Aging on the Big Screen
Once actors of a certain age couldn’t get work in Hollywood. Female actors especially had few roles to choose from unless they were typecasts as “mums, sexless crones or cougars.” And the definition of “older” was often relative.
In a study published in Sex Roles: A Journal of Research, the authors found that “in the ‘reel’ world a woman is considered ‘older’ by the time she is
In the past few years, more movies not only include older characters but have tcast them in major roles.”
At the University of Tasmania, Professor Imelda Whelehan has researched media portrayals of aging women. In a university publication, Whelehan says, “From movies you get the idea that there is no way to represent women after menopause…they’re seemingly invisible. But in real life there is a growing population of healthy, ageing women who want to participate actively in every part of our culture.”
That message may be finally getting through to filmmakers. In her study Ageing, Popular Culture and Contemporary Feminism, Whelehan and co-editor Joel Gwynne found an increase in the representation of older characters over the past decade which may be “in response to the realities of an ageing Western population and an acknowledgement of the economic significance of consumption by seniors.”
In the past few years, more movies not only include older characters but have tcast them in major roles.
The 2014 movie The Hundred -Foot Journey centers on a young Indian man with a passion for cooking. However two key characters in the film are his father and Madame Mallory (played by Helen Mirren), the owner of a classical French restaurant directly across the street from the Indian eatery. And much of the film’s charm comes from the exchanges between the elder characters.
The 2012 movie The Best Exotic Marigold Hotel also features an entire cast of more experienced performers playing characters facing the challenges of retirement.
However Whelehan and Gwynne also found that contemporary film depictions of aging often “focus on images of loss, decline, and with the increasing number of euphemisms used to disguise the fact of age.”
It is not just older actors that are being featured but also the ailments of the elderly.
Julianne Moore tackles Alzheimer’s in this year’s movie Still Alice. She plays an esteemed linguist who begins to notice she is forgetting words or getting loss. The film deals not only with her own feelings about the diagnosis of the incurable disease but also her family’s reaction.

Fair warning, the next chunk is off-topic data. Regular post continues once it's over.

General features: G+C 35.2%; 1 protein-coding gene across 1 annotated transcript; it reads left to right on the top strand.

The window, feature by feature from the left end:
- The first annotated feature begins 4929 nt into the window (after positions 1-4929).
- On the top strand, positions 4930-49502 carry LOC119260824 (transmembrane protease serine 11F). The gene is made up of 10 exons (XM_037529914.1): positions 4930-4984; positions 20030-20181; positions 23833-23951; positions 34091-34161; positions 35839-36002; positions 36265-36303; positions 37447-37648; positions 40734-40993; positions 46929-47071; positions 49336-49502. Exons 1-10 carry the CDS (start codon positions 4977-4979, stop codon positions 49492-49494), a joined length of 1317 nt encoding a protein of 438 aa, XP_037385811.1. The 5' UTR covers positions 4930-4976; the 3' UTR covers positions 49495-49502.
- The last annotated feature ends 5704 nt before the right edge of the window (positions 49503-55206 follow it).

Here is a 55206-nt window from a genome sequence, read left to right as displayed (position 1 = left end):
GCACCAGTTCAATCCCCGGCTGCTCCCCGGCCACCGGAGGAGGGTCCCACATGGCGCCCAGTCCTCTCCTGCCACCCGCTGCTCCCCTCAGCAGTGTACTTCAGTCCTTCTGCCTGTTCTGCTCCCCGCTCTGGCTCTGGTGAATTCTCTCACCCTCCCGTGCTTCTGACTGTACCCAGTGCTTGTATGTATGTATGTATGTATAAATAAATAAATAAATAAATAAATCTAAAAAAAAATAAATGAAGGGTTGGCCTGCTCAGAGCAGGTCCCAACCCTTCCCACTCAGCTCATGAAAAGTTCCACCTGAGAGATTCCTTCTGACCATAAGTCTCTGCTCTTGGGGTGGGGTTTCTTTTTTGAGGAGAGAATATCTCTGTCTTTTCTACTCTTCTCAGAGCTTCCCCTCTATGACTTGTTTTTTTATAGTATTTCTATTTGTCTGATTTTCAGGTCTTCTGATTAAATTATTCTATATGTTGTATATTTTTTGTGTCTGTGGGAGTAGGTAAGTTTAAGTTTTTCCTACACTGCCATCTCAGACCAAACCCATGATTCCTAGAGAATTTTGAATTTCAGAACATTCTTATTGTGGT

In the movie Amour, Anne, a gifted pianist, is left paralyzed after a scheduled surgery goes wrong. Taking on the role of caregiver, her 80-year-old husband Georges struggles to meet his wife’s needs. The script depicts both the emotional and physical toll of aging and does its best to justify what Georges considers to be his last demonstration of love. Unfortunately not all viewers may agree with Georges’ decision.
Another aging couple faces complications when the wife loses her ability to make her way around their old farmhouse. With available land and building skills, Craig Morrison decides to contruct a small, single-storey home. But government bureaucracy stymies his efforts when the local building authority refuses to issue him a permit. The events in Still Mine are based on a true story.
Clint Eastwood and Amy Adams star in a movie about an aging baseball scout with failing eyesight. In Trouble With the Curve, Gus feels like life has thrown him a curve ball after the death of his wife. Added to that, the slow loss of his eyesight makes it increasingly difficult to do his job.
In the documentary Glen Campbell: I’ll Be Me, a film crew follows the country music legend diagnosed with Alzheimer’s in 2011. Glen and his wife, Kim, went public with the news and then set out with their family on what was to be a 5 week Goodbye Tour. In the end the tour included 151 sold out concerts as his family dealt with the unpredictable nature of the progressive disease.
Dustin Hoffman, who stars as an older professor that falls in love in the romantic comedy Last Chance Harvey, takes the directorial chair for the movie Quartet. The plot follows a group of retired performers who move into a retirement home for the musically included.
Christine Langan, head of the company behind Quartet, said these “senior dramas’ often have stronger plots that have more time to develop.”
The head of the BBC film is also quoted as saying, “Older audiences are really enjoying the experience of cinema….Being in your sixties and seventies doesn’t exactly mean you’re homebound. Sixty is the new fifty.”